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Marc L. Nerlove Papers Open for Research

Black and white headshot of a white man in his late 30s in a suit and tie.
Marc Nerlove, circa 1972-1974, photograph, 8 x 10 in., Box 91, Folder Requests for Publications, 1972-1974.

Post contributed by Zachary Tumlin, Project Archivist for the Economists’ Papers Archive.

The Marc L. Nerlove papers are now open for research as part of the Economists’ Papers Archive, a joint venture between the Rubenstein Library and the Center for the History of Political Economy. Marc Leon Nerlove is a white American agricultural economist and econometrician who was awarded the John Bates Clark Medal from the American Economic Association (AEA) in 1969 and held appointments at eight different universities from 1958-2016: Johns Hopkins (where he earned his PhD), Minnesota, Stanford, Yale, Chicago (where he earned his BA), Northwestern, Pennsylvania, and Maryland. The Clark Medal is awarded to an economist under the age of 40 who “is judged to have made the most significant contribution to economic thought and knowledge,” and when the AEA appointed him as a Distinguished Fellow in 2012, they cited his development of widely used econometric methods across a range of subjects, including supply and demand, time series analysis, production functions, panel analysis, and family demography.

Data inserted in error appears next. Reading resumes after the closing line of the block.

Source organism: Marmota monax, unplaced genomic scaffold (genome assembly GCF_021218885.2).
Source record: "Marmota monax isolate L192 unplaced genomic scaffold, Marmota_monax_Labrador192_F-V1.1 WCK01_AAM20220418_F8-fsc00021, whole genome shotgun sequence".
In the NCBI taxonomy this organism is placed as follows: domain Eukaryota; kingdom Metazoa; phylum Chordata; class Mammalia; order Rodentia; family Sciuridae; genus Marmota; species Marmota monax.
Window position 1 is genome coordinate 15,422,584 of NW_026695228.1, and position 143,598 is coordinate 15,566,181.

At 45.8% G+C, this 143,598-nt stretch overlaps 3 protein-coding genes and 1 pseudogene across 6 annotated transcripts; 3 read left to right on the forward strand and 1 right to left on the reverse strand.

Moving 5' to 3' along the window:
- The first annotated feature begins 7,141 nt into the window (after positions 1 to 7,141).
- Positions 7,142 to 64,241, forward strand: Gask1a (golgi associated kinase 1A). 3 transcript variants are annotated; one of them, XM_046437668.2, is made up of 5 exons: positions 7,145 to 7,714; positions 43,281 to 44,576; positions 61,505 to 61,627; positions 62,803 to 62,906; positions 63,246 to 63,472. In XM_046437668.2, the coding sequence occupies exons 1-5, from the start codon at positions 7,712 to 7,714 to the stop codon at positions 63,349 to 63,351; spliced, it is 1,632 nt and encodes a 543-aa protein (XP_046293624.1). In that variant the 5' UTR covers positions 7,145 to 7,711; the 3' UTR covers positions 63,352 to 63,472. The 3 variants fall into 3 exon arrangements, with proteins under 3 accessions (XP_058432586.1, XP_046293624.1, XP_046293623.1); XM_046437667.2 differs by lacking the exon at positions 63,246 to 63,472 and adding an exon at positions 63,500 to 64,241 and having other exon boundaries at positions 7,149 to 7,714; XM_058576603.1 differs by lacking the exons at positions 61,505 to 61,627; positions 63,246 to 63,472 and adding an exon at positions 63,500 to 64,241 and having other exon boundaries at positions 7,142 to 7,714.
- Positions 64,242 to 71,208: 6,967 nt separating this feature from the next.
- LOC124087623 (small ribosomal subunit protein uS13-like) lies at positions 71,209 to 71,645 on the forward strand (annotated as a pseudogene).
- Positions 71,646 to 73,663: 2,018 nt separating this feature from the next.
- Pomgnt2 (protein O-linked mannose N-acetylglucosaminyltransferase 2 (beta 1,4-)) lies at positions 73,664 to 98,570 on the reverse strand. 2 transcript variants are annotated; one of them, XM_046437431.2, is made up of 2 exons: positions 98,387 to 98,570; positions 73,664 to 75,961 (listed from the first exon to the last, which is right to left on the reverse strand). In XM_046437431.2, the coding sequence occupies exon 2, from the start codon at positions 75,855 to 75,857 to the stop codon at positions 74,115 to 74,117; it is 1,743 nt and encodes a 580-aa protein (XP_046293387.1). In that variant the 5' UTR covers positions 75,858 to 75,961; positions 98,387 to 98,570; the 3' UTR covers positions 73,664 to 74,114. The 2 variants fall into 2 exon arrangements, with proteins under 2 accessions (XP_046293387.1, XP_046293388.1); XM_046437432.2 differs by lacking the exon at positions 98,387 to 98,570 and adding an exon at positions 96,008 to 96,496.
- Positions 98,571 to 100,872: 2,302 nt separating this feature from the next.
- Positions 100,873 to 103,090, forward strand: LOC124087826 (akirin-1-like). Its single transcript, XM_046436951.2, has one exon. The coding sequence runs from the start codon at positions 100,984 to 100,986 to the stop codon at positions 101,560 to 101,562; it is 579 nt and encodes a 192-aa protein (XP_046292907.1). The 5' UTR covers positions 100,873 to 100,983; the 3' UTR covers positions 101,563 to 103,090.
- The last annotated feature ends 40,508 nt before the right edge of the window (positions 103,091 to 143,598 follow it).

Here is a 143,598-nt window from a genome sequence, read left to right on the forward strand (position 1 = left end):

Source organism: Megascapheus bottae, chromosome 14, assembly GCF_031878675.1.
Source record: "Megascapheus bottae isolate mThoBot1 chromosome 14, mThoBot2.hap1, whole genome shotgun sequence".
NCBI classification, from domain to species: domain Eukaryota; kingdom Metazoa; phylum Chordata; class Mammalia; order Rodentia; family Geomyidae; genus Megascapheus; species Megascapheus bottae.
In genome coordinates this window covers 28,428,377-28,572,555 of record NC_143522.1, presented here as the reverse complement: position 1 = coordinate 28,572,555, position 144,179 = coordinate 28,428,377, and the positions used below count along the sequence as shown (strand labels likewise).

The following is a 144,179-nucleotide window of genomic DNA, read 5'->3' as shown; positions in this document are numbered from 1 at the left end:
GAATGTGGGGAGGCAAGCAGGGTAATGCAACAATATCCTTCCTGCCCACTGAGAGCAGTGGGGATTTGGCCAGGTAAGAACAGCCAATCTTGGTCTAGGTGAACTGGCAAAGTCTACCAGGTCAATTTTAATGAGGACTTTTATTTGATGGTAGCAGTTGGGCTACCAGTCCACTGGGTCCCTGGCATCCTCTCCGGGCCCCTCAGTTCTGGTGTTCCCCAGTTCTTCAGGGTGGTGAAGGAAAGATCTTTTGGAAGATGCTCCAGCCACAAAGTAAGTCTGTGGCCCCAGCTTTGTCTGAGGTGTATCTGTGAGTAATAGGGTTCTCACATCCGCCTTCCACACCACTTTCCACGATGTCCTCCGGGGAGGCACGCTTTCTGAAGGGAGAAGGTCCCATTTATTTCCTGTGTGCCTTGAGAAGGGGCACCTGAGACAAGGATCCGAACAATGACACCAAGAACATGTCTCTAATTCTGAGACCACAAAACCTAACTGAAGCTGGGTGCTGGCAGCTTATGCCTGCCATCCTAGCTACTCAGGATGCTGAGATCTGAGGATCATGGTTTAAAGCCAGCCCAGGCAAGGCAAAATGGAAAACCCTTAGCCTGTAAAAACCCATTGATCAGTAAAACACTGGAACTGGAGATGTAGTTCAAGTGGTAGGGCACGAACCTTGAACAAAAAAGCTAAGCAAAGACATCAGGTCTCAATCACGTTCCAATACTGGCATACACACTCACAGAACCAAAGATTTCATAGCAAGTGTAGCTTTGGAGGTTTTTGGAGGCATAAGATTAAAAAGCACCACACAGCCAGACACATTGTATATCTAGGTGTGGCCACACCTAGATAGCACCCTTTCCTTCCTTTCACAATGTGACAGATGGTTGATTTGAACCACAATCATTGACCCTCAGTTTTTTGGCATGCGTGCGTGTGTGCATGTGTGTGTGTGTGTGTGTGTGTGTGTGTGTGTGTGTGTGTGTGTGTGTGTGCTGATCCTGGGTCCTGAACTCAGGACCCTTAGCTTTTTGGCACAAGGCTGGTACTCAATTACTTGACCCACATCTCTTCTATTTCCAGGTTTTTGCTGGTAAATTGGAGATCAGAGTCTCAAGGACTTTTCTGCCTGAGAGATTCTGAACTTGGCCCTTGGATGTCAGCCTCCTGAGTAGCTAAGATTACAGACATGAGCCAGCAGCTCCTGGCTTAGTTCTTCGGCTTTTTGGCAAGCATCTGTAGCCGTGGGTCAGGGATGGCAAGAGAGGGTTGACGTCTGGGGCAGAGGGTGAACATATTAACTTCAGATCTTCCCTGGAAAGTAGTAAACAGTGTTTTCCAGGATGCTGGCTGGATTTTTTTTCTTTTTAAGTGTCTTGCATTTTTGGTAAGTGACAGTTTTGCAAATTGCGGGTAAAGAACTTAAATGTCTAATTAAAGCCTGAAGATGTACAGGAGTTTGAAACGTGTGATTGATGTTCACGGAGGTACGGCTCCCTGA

Nerlove was born and raised in Chicago and credits his father, S. H. (Samuel Henry) Nerlove, for his interest in economics. In addition to being a business economist at Chicago and a founding member of the Econometric Society (of which Marc would become President in 1981), S. H. “inadvertently” became the trustee of a large, bankrupt midwestern life insurance company in 1933 during the Great Depression. This company “held mostly foreclosed farm mortgages,” with the farms now being “operated by their former owners as tenants.” S. H. would share stories around the dinner table of his visits to these farms, since the family did not have one of their own in Hyde Park.

Two-page spread of a black and white magazine article about the unveiling of a sculpture. Besides text, there are five photographs, including of the sculpture, the sculptor, and people speaking at the event.
“Hunt’s ‘Why’ Unveiled,” issues/ideas, 1974, 10-11. Located in Box 91, Folder Issues/Ideas, 1974. This is a sculpture on campus at Chicago that was commissioned by S. H.’s widow and Marc’s mother Evelyn in S. H.’s memory.

The Nerlove papers consist of 195 linear feet (137 boxes) of physical material and a little over 0.1 gigabytes of digital material that primarily document Nerlove’s professional life through his correspondence, writings, teaching, research, and professional service. Other economists who appear most frequently in the papers include Kenneth Arrow, José Carvalho (student), Carl Christ (dissertation supervisor), David Grether (student), Zvi Griliches, Lawrence Klein, Tjalling Koopmans, Ta-Chung Liu (teacher), Theodore Schultz (teacher), and Lester Telser. To a lesser extent, there is some correspondence, teaching material, and two writings from Milton Friedman (teacher) and one handwritten letter from John Nash.